BIG SKY, Mont., – Toyota brought us here to debut its 2008 Land Cruiser. It seemed like they wanted to position it as the ultimate rock crawler and in many ways it certainly fits that bill.
But in a way, Toyota also brought us here to defend why the full size Land Cruiser is still on sale in this country. Toyota's full-size Sequoia has annual sales of about 30,000 while the Land Cruiser sells about 3,500 vehicles a year.
However, the Land Cruiser symbolizes Toyota more than any other model in its lineup. It was first introduced in Japan in 1951 as military vehicle. Several years later, the Toyopet and the Land Cruiser were the first vehicles that Toyota sold in the U.S. That was in 1958.
On a global basis, the Toyota Land Cruiser ranks up there with Land Rover as a truly go anywhere anytime vehicle. In fact, there are five different configurations of the Land Cruiser that are sold internationally and they account for 130,000 sales per year in 130 countries.
Still, only one model is sold in the U.S. and compared to its competitors the Land Cruiser doesn't amount to a ripple on the pond of full-size sport utility sales here. So why is it still here? The Land Cruiser played a leading role in establishing Toyota across the world and in the U.S. market. And it is still a global icon for the Toyota brand. It's about heritage. Say Land Cruiser and just about anybody knows that you're talking about Toyota.
It may be coincidental but the new 2008 Land Cruisers marks the 50th anniversary of the big SUV's introduction to this market. And to celebrate the event, the newest iteration of the Land Cruiser has been improved in three areas.
Its fabled rock crawling characteristics have been enhanced. The most significant of the Land Cruiser's improved off road prowess is its automatic crawl capability. Just like hill descent, engage automatic crawl and the land cruiser will traverse the toughest rock infested terrain without any input from the driver. Just steer.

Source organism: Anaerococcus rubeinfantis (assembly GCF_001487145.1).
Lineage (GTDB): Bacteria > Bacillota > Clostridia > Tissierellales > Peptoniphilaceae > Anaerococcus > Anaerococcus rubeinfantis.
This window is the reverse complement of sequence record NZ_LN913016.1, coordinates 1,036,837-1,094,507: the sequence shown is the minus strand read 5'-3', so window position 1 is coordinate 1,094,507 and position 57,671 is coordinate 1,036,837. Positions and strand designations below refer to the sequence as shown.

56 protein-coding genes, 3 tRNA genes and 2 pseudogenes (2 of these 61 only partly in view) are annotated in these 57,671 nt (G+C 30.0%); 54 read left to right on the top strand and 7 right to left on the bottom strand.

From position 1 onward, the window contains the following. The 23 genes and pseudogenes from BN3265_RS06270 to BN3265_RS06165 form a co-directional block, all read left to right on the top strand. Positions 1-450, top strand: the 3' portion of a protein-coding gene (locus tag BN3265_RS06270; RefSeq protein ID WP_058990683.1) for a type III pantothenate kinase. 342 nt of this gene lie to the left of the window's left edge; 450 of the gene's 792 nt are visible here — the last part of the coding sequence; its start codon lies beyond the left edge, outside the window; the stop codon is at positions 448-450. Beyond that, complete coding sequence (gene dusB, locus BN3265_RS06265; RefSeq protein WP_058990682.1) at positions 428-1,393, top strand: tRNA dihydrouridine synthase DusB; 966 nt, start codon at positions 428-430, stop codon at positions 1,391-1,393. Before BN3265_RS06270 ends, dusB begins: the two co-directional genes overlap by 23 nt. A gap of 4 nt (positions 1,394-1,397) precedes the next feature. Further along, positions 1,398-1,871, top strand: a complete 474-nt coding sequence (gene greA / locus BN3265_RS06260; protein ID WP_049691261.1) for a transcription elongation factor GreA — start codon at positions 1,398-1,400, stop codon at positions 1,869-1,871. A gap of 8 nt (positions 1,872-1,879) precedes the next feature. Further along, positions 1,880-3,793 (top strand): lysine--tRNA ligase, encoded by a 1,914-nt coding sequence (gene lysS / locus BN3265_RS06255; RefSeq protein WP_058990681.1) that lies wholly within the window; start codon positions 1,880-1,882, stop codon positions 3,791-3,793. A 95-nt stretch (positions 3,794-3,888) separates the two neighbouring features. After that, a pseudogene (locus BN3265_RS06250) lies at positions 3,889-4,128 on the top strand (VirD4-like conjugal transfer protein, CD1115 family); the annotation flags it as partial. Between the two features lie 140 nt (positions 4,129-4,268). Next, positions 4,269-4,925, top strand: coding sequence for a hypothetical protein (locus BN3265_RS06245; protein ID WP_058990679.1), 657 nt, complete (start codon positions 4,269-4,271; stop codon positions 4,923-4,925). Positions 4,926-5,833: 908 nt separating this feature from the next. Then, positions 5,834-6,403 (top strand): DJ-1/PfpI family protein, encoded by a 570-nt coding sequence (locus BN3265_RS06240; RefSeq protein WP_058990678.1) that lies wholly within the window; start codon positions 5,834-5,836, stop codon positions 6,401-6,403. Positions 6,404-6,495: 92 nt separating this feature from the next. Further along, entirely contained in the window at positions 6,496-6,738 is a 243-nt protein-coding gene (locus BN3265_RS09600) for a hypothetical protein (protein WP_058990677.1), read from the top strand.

The powerplant has been beefed up. The 2008 Land Cruiser is equipped with a 5.7-liter V8 that makes 381 horsepower and 401 pounds-feet of torque mated to six-speed transmission. On a run to Yellowstone National Park, we found the engine more than sufficient to move the Land Cruiser, which weighed 5,690 lbs, effortless in the 80 mph range.
What's more when we needed to pass, there was plenty of pep left to get the job done. And the vehicle's towing capacity had been increased to 8,500 lbs. And this performance can also be had using regular gasoline.
On that same run to Yellowstone, we found the Land Cruiser's on road manners greatly improved. There was little road or wind noise and the vehicle's ride was sedan-like. Handling was pretty responsive. Still, the Land Cruiser was a big, three rowed sport utility and we drove it with respect. It was not the sort of vehicle that you whip around corners, do fast lane changes in or stop on a dime. In fact, we found the brake pedal a bit cushy. That was about our only complaint.
With a $63,885 base price, it goes without saying that the Land Cruiser was chock full of off road capability and on road creature comforts. But what really caught our eye was this: it takes Toyota twice as long to develop a new Land Cruiser than it does a passenger car. That's probably why of the 320,000 Land Cruisers sold in the U.S. during the last 50 years almost half of them, 156,000 are still on the road.
But the annual volume is so low that Toyota will not use traditional advertising to sell the 2008 Land Cruiser. Instead, they'll use the Internet, direct mail and special events. In other words, you'll have to look for the Land Cruiser.
It seems to us that the 2008 Toyota Land Cruiser is worth the effort. Although $64K is a lot of bucks, the numbers tell us that if you spend them on a Land Cruiser and simply service it according to its specs, you'll never have to replace it.